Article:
The next 18 months are important for all OEMs, but perhaps more so for GM than for any of its rivals. From mid-2012 through mid-2014, GM will unveil the greatest array of all-new or re-designed vehicles in recent memory, if not in the company's history.
In 2012, the company brought to market the Spark minicar, Malibu midsize sedan, Verano compact car, XTS large luxury car and the ATS compact luxury car. Coming in 2013 are new versions of the Silverado and Sierra large pickups, the full-size Impala sedan, the Cadillac CTS midsize luxury sedan, and the Chevrolet Corvette, as well as the all-new Cadillac ELR electric coupe and Buick Encore compact crossover.
In 2014, the redesigned Chevrolet, GMC and Cadillac fullsize SUVs as well as midsize Chevrolet and GMC pickups will arrive. Powertrain enhancements will include all-new internal combustion engines as well as diesels and hybrids. Altogether, GM's new products compete in segments that account for almost two thirds of the entire U.S. light vehicle industry. It is rare to see such an onslaught of new products from one company in such a short period of time, but GM is making up for time lost during its 2009-10 restructuring phase.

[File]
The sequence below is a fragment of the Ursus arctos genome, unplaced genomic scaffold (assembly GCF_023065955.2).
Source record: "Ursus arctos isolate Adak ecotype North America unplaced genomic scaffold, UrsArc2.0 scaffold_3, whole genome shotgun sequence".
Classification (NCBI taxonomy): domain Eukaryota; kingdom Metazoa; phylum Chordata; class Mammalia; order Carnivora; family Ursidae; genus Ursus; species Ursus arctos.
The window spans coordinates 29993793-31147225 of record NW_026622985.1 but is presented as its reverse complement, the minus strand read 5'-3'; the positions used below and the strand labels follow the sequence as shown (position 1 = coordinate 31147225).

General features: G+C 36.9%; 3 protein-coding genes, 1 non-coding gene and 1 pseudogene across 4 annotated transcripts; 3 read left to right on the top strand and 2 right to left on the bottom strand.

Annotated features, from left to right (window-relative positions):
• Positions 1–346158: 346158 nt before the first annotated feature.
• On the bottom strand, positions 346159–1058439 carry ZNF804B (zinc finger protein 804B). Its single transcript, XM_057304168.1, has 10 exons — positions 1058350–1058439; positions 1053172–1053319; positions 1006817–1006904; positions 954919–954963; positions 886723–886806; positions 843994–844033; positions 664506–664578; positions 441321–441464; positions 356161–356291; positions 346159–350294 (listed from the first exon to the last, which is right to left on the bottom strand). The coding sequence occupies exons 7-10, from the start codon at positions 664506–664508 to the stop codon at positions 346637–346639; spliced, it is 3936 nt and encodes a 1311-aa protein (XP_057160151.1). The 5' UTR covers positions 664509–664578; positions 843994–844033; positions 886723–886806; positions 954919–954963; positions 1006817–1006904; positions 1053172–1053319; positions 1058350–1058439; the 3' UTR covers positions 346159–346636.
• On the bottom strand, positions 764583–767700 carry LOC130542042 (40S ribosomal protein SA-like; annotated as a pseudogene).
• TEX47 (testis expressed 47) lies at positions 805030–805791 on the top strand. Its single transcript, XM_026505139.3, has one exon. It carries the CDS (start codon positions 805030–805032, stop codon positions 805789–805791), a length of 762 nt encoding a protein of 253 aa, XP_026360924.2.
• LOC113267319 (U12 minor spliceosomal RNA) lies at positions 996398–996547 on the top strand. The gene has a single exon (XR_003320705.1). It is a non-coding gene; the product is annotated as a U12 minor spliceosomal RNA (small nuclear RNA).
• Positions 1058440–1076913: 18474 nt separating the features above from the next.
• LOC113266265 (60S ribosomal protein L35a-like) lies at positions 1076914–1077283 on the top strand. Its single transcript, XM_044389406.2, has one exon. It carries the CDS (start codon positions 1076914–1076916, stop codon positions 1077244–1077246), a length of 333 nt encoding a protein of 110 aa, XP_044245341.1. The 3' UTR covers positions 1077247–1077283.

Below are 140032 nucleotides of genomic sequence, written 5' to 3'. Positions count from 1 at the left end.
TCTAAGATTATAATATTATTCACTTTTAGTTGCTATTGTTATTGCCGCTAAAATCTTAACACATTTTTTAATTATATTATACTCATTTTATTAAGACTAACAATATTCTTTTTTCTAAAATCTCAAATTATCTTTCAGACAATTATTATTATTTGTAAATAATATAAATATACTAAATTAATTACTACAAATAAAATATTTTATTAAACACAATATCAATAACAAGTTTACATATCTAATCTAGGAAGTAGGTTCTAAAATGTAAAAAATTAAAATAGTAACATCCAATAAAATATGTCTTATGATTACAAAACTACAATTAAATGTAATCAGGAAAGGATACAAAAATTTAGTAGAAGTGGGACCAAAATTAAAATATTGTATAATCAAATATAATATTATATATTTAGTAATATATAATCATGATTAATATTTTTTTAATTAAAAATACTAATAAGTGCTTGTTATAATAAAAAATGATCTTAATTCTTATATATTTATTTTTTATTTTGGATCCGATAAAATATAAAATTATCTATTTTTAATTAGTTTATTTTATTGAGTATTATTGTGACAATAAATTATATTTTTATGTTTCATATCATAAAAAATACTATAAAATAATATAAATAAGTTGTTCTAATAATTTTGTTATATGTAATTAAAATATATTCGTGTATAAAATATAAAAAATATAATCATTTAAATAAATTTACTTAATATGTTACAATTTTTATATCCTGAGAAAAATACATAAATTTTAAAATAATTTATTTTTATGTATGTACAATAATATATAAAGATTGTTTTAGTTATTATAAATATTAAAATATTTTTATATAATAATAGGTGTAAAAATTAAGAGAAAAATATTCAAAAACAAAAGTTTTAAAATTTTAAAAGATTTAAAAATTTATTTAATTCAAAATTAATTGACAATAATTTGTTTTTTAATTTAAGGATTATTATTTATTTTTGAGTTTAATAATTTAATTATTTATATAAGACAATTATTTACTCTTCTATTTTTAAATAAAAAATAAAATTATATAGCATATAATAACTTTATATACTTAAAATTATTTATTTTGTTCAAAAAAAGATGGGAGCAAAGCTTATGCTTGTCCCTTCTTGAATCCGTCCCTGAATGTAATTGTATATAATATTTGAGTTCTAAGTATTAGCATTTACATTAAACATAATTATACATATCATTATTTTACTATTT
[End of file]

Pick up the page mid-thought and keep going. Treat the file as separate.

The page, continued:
These new cars and light trucks could not arrive too soon. With the exception of 2011 during which the company's U.S. market share edged up .4%, GM has bled share every year since (at least) 2007. And in 2012, this trend accelerated with the company's share sliding 1.7 points to 17.90*, its lowest level since the 1920s. If anything is going to stop GM's share decline, this impressive array of all-new or redesigned products should do it. In fact, GM has refrained from taking the pre-recession route of heaping on incentives to buy business, hoping instead that its redesigned and all-new products on their own will resonate sufficiently with the consumer to boost sales and share. Polk's U.S. Light Vehicle Forecast indicates that GM's share indeed will rise slightly in 2013 to the 18.0 – 18.5% range.
Posted by Tom Libby, Lead Analyst, North American Forecasting, Polk (01.31.2013)